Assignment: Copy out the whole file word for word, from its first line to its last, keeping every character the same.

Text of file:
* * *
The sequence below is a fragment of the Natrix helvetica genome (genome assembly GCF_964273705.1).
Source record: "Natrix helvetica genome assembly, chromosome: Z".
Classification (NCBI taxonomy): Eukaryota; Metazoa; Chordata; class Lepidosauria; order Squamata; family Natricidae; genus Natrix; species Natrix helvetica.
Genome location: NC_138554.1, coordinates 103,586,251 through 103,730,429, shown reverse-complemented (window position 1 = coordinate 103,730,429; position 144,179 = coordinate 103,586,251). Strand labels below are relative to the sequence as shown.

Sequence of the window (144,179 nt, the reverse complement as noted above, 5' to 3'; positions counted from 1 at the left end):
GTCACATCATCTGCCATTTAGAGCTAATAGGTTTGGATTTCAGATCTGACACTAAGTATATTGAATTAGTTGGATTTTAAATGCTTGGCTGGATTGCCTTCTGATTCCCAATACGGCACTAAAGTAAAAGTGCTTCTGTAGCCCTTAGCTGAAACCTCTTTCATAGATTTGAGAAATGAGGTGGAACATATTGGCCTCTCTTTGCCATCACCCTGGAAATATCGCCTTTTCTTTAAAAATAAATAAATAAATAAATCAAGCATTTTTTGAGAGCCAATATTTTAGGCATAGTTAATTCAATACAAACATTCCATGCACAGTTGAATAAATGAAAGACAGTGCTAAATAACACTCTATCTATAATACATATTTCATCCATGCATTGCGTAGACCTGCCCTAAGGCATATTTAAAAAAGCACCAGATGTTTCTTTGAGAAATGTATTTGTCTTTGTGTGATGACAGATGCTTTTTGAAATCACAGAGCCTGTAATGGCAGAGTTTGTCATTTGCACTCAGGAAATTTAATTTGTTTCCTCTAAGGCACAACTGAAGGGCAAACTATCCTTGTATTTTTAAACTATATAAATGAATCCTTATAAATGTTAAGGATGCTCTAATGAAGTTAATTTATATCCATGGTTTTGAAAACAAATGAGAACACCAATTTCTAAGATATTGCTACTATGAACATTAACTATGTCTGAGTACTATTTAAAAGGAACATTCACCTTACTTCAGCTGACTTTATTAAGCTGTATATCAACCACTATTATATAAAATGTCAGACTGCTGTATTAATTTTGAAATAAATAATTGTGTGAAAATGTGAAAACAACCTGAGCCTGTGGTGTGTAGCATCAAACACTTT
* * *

The sequence below is a fragment of the Natrix helvetica genome (genome assembly GCF_964273705.1).
Source record: "Natrix helvetica genome assembly, chromosome: Z".
Classification (NCBI taxonomy): Eukaryota; Metazoa; Chordata; class Lepidosauria; order Squamata; family Natricidae; genus Natrix; species Natrix helvetica.
Genome location: NC_138554.1, coordinates 103,586,251 through 103,730,429, shown reverse-complemented (window position 1 = coordinate 103,730,429; position 144,179 = coordinate 103,586,251). Strand labels below are relative to the sequence as shown.

Sequence of the window (144,179 nt, the reverse complement as noted above, 5' to 3'; positions counted from 1 at the left end):
GTCACATCATCTGCCATTTAGAGCTAATAGGTTTGGATTTCAGATCTGACACTAAGTATATTGAATTAGTTGGATTTTAAATGCTTGGCTGGATTGCCTTCTGATTCCCAATACGGCACTAAAGTAAAAGTGCTTCTGTAGCCCTTAGCTGAAACCTCTTTCATAGATTTGAGAAATGAGGTGGAACATATTGGCCTCTCTTTGCCATCACCCTGGAAATATCGCCTTTTCTTTAAAAATAAATAAATAAATAAATCAAGCATTTTTTGAGAGCCAATATTTTAGGCATAGTTAATTCAATACAAACATTCCATGCACAGTTGAATAAATGAAAGACAGTGCTAAATAACACTCTATCTATAATACATATTTCATCCATGCATTGCGTAGACCTGCCCTAAGGCATATTTAAAAAAGCACCAGATGTTTCTTTGAGAAATGTATTTGTCTTTGTGTGATGACAGATGCTTTTTGAAATCACAGAGCCTGTAATGGCAGAGTTTGTCATTTGCACTCAGGAAATTTAATTTGTTTCCTCTAAGGCACAACTGAAGGGCAAACTATCCTTGTATTTTTAAACTATATAAATGAATCCTTATAAATGTTAAGGATGCTCTAATGAAGTTAATTTATATCCATGGTTTTGAAAACAAATGAGAACACCAATTTCTAAGATATTGCTACTATGAACATTAACTATGTCTGAGTACTATTTAAAAGGAACATTCACCTTACTTCAGCTGACTTTATTAAGCTGTATATCAACCACTATTATATAAAATGTCAGACTGCTGTATTAATTTTGAAATAAATAATTGTGTGAAAATGTGAAAACAACCTGAGCCTGTGGTGTGTAGCATCAAACACTTT